‘Landmark’ Irish climate case sets global precedent, says UN expert

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The Supreme Court ruling that will force the Government to review its climate action plan will have significant international repercussions, according to an expert from the United Nations.

For the first time in Ireland, and only the second time in the world, the highest national court has required a government to revise its national climate policy.

The case dubbed “Climate Case Ireland,” lodged by Friends of the Irish Environment (FIE) against the Government, argued that the State’s National Mitigation Plan does not do enough to tackle climate change.

Yesterday’s ruling rejected the plan as invalid and in breach of the Climate Action and Low Carbon Development Act 2015, overturning a High Court ruling last year which said that it could not second guess government policy.

This landmark decision recognises the urgency of responding to the climate emergency and sets a precedent for courts around the world to follow.

United Nations’ special rapporteur on human rights and the environment, Dr. David R. Boyd, said: “This landmark decision recognises the urgency of responding to the climate emergency and sets a precedent for courts around the world to follow.”

Swedish environmental activist and founder of the school strike for climate movement FridaysForFuture Greta Thunberg congratulated the environmental campaigners who won the case.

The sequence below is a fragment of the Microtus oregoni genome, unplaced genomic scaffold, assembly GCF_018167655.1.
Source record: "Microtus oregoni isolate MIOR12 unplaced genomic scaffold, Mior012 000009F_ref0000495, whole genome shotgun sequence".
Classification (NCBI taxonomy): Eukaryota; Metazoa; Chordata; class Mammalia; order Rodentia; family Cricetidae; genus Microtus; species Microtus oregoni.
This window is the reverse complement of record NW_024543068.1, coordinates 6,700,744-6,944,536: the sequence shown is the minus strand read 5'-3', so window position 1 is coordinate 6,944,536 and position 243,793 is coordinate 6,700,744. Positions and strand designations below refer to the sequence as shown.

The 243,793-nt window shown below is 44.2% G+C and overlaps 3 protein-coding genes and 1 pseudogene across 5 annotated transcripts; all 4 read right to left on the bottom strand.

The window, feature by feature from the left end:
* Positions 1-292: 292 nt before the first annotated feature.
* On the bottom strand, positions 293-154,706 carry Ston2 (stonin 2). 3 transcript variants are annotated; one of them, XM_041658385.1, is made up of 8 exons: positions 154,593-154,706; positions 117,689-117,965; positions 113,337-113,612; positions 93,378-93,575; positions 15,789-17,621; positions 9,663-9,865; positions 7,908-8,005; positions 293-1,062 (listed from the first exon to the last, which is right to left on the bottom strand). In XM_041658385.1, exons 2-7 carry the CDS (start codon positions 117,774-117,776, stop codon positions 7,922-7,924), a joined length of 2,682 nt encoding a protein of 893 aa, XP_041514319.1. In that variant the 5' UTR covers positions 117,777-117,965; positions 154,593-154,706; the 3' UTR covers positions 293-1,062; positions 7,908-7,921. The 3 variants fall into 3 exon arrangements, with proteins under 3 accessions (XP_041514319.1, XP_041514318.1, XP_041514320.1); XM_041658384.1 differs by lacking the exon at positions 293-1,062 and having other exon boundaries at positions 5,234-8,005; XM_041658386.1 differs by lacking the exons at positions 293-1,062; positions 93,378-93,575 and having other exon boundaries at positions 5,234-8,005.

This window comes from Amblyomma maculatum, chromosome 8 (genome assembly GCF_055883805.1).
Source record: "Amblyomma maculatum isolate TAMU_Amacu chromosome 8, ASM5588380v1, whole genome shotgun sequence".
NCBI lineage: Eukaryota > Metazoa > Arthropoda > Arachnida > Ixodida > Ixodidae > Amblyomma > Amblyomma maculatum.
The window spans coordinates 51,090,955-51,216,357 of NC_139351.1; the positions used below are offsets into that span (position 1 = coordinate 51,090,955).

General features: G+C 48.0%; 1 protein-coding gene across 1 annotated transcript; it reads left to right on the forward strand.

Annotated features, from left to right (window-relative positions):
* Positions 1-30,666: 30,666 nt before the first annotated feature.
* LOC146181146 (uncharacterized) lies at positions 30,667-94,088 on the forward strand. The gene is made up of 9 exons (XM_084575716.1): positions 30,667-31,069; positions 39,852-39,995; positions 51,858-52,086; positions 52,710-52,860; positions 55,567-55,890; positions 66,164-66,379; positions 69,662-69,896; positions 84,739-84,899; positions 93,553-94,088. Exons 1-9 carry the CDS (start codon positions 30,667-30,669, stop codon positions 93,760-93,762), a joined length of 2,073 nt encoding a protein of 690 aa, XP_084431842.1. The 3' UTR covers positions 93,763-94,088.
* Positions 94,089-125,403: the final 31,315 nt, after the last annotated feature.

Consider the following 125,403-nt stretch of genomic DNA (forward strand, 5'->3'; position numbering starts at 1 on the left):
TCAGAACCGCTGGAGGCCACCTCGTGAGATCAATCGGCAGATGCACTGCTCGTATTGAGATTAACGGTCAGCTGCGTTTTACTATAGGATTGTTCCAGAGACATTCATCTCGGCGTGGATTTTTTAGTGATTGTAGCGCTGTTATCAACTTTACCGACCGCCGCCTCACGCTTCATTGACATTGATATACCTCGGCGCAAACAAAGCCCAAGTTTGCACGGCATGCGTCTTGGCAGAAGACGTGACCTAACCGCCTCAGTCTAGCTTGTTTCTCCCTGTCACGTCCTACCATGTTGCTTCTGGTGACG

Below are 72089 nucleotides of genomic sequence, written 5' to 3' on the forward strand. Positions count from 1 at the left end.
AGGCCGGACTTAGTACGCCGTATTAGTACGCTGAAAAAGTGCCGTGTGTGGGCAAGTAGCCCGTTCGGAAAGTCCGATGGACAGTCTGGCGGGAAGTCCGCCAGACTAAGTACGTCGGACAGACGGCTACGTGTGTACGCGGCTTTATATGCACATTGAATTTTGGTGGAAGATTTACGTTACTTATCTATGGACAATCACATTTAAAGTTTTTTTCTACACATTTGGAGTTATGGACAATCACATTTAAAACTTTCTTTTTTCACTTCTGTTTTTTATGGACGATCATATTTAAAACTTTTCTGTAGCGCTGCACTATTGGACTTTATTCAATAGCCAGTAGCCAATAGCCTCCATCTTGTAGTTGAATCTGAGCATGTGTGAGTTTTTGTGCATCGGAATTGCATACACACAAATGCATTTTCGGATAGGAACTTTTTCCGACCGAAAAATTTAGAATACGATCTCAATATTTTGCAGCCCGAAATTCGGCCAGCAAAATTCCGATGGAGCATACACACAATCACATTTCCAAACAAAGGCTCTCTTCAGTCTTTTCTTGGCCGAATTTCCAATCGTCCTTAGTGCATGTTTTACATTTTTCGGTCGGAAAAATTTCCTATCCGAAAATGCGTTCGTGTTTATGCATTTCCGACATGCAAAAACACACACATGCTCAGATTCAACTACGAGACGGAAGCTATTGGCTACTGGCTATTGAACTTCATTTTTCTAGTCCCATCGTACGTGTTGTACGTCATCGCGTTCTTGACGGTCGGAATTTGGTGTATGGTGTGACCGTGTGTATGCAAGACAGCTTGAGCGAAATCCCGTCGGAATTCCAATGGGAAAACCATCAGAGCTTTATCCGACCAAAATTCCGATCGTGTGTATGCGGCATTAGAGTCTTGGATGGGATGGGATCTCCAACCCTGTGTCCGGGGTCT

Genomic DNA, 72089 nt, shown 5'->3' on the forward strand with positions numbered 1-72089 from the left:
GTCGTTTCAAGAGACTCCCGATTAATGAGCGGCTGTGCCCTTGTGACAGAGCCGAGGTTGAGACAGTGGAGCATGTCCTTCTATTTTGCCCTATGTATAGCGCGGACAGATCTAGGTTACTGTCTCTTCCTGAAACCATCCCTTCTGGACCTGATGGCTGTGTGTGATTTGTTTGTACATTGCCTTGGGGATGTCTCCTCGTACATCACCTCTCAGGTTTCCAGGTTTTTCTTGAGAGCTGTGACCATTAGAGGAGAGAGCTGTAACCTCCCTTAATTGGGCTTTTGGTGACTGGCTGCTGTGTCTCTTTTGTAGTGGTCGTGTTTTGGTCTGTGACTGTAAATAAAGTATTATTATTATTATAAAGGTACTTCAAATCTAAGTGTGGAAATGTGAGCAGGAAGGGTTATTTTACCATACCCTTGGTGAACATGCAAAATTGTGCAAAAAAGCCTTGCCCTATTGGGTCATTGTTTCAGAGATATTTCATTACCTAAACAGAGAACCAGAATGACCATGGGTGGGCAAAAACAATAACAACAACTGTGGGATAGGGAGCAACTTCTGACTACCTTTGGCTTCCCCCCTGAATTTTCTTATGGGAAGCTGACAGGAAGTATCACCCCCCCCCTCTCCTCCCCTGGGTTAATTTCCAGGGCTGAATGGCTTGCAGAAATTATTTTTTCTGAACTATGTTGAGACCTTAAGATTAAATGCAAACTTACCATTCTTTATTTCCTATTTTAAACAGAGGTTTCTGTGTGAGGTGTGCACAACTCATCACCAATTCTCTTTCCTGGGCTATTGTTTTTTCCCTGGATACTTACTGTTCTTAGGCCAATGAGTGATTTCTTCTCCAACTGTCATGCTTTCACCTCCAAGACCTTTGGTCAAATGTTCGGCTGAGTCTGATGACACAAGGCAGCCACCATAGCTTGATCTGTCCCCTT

Clodagh Daly of the Climate Case Ireland group said governments around the world must now be held to account: “All governments must be on notice now that they cannot make promises they will not be able to fulfil.

“They have a legal obligation to protect citizens from the worst impacts of climate change by reducing… emissions in the short-term, as well as the medium and the long-term.”

She said the ruling was a “huge victory” for climate justice in Ireland and the world.

Climate Case Ireland said Ireland currently has one of the highest levels of greenhouse gas emissions per capita in Europe, with emissions rising rather than falling.

“Ireland contributes disproportionately to the climate crisis, but we have the means to lead the… transition to a low-carbon economy and society… the Supreme Court has now affirmed that there is no legal basis for a lack of political will,” Ms Daly added.

Government drawing board

With Government now having to return to the drawing board on climate change policy, the Green Party welcomed the Climate Case victory.

Green Party MEP Ciaran Cuffe said specifics are needed from all three parties in Government to tackle climate change: “If we don’t have the exact measures put down on paper, it’s very difficult to implement them. And look, for twenty years the Green Party has been saying we need to act on climate change.

“If we don’t have specifics, and if politicians talk in generalities, rather than say what we need to do with our energy, with our transport, with our agriculture, with our buildings, then we’re not going to achieve what needs to be done.”



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